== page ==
Friday, April 16, 2010

Truthout 4/16

SEC Charges Goldman Sachs With Fraud
Greg Gordon, McClatchy Newspapers: "The Securities and Exchange Commission charged Goldman Sachs & Co. and one of its executives with fraud today in a risky offshore deal backed by subprime mortgages that cost investors more than $1 billion."
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NSA Whistleblower Indicted for Leaking Classified Information to Reporter
Jason Leopold, Truthout: "A former senior National Security Agency (NSA) official was indicted Thursday on charges he leaked classified information to and served as a source for a reporter who wrote a series of critical articles about the agency's work."
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Preventing Another Wall Street Bailout Requires Capping the Size of Its Big Banks
Robert Reich, "The best way for Senate Dems and the White House to respond to the Republican charge that the Dem plan for financial reform doesn't go far enough to prevent another bailout is to call their bluff - and simultaneously do what's necessary to avoid another bailout: Cap the size of big banks, as the UK is close to doing for its big banks."
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Conyers Calls For Firing of FBI Officials
Grace Huang, Truthout: "House Judiciary Committee Chairman John Conyers (D-Michigan) has called for the FBI to fire agency officials who violated privacy laws and wrongfully obtained the telephone records of individuals by citing terrorism threats that didn't exist."
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After Peak Oil, Are We Heading Toward Social Collapse?
Emily Spence, Truthout: "Recently, Glen Sweetnam, director of the International, Economic and Greenhouse Gas division of the Energy Information Administration at the Department of Energy (DOE), announced that worldwide oil availability had reached a 'plateau.' However, his statement was not made known through a major US mainstream media outlet. Instead, it was covered in France's Le Monde."
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No Place to Fight a War
Eugene Robinson: "The Korengal Valley in eastern Afghanistan was a transit route and occasional haven for insurgents, so US commanders decided to drive out the enemy and turn the local villagers into allies. That was in 2005. By this week, after five years of intense combat that cost 42 American lives, US troops had fought their way halfway down the steep-sided, heavily forested valley - which is just six miles long."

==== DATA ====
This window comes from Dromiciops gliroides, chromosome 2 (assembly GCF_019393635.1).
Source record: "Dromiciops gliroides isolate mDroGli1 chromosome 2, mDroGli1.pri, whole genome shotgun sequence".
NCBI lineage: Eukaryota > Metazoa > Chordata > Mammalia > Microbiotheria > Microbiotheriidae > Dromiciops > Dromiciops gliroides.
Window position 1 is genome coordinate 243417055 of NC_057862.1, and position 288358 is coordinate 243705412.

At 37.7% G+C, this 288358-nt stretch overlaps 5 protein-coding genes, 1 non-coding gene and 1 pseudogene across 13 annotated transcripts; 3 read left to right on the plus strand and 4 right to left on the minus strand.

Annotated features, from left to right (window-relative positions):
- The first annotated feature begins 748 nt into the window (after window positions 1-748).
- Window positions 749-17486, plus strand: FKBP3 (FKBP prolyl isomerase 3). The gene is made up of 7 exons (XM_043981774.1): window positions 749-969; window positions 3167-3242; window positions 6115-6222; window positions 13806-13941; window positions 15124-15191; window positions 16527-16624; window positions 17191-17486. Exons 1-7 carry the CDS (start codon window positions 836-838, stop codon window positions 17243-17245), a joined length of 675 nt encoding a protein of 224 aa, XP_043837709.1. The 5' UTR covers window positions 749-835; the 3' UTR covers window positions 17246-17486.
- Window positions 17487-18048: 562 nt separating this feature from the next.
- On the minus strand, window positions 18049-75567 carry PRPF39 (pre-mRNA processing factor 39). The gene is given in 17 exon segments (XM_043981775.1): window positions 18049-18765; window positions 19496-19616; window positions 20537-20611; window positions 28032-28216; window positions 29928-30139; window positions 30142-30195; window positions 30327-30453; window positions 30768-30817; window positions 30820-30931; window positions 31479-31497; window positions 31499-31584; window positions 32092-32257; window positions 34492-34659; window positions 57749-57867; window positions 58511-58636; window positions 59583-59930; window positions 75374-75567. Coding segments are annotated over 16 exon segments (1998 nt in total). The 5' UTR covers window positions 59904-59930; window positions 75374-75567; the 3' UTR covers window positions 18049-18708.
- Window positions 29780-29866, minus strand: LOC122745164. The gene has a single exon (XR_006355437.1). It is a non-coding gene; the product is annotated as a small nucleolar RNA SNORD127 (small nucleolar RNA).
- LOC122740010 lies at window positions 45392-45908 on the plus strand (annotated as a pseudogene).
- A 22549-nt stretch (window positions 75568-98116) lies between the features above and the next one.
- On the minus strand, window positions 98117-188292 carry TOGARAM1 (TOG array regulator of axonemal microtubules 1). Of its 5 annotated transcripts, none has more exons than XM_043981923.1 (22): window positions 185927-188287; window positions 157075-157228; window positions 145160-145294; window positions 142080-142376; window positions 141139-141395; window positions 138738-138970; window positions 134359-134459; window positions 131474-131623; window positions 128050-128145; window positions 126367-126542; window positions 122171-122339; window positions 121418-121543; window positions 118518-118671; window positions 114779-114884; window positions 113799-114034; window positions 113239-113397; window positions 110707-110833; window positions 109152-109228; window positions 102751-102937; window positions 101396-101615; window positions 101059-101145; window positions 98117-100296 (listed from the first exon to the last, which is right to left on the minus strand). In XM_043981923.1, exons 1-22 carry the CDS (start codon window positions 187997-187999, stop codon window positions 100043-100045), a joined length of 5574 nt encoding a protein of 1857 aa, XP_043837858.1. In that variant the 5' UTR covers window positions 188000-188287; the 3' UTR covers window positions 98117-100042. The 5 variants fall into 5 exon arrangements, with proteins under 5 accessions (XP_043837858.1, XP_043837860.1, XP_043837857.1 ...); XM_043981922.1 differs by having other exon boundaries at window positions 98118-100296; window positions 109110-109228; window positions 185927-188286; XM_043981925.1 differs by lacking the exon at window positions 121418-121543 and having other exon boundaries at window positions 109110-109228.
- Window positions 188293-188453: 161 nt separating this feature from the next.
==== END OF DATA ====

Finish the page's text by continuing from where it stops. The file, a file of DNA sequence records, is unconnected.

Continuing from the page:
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Arizona Passes Restrictive Immigration Bill
Yana Kunichoff, Truthout: "A bill approved Tuesday by Arizona lawmakers may be one of the most restrictive pieces of state-level immigration enforcement legislation in the country, making it illegal to be in the state without proper documentation and expanding the power of local police officials to enforce immigration law."
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Frontline Fronts for Corporations, Not the Public
Margaret Flowers, Truthout: "It was with a sense of deja vu that I watched the latest Frontline documentary about health care. 'Obama's Deal' endeavored to reveal the significant influence of health industry dollars on our political process. However, as in Frontline's 'Sick Around America,' the producers did a disservice by their failure to educate the public about the bigger picture of the health care situation in this nation and the range of possible solutions."
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An Administration on Its Heels: Inviting Torture to Appease the Right Wing
Shahid Buttar, Truthout: "On Friday, the administration conceded yet another political defeat by withdrawing the nomination of Dawn Johnsen, Obama's first nominee to head the Office of Legal Counsel - the government agency made infamous by the likes of John Yoo, Jay Bybee, and other lawyers who authorized torture under the Bush administration."
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Tennessee Cleanup Sends Coal Ash, Anxiety to Alabama Site
Renee Schoof, McClatchy Newspapers: "When the mound of wet coal ash began to rise in the landfill across the road from her pretty yellow house with the peonies and roses in the front yard, Ruby Holmes felt overpowered by a horrible smell."
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Senators Call For Changes to Troubled Afghan Police Training Program
Ryan Knutson, ProPublica: "State and Defense department officials took a tongue-lashing today, trying to explain to a Senate subcommittee how the government has poured $6 billion since 2002 into building an effective Afghan police force with disastrous results."
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A Swiss Bank, a President and the Permanent Government
Russ Baker, WhoWhatWhy: "Last August, the presidential press corps followed Barack Obama and his family to Martha's Vineyard for their brief vacation. The coverage focused on summery fare - a visit to an ice cream parlor, the books the president had brought along. Nearly everyone mentioned his few rounds of golf, including his swing, and the enthusiasm of onlookers. What caught my eye, though, was the makeup of his foursome. The president was joined by an old friend from Chicago; a young aide, and Robert Wolf, chairman and CEO, UBS Group Americas."
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Emerging Powers Eager to Get Down to Business
Sananda Sahoo, Inter Press Service: "The numbers tell an upbeat story about efforts to empower and protect women in Afghanistan: The country now has around 5.7 million children in school, of whom 35 percent are girls. There are 8,000 schools, including several hundred just for girls. Under the Taliban's rule, there were none. Women now have access to health care and hold a full 25 percent of the nation's parliament."
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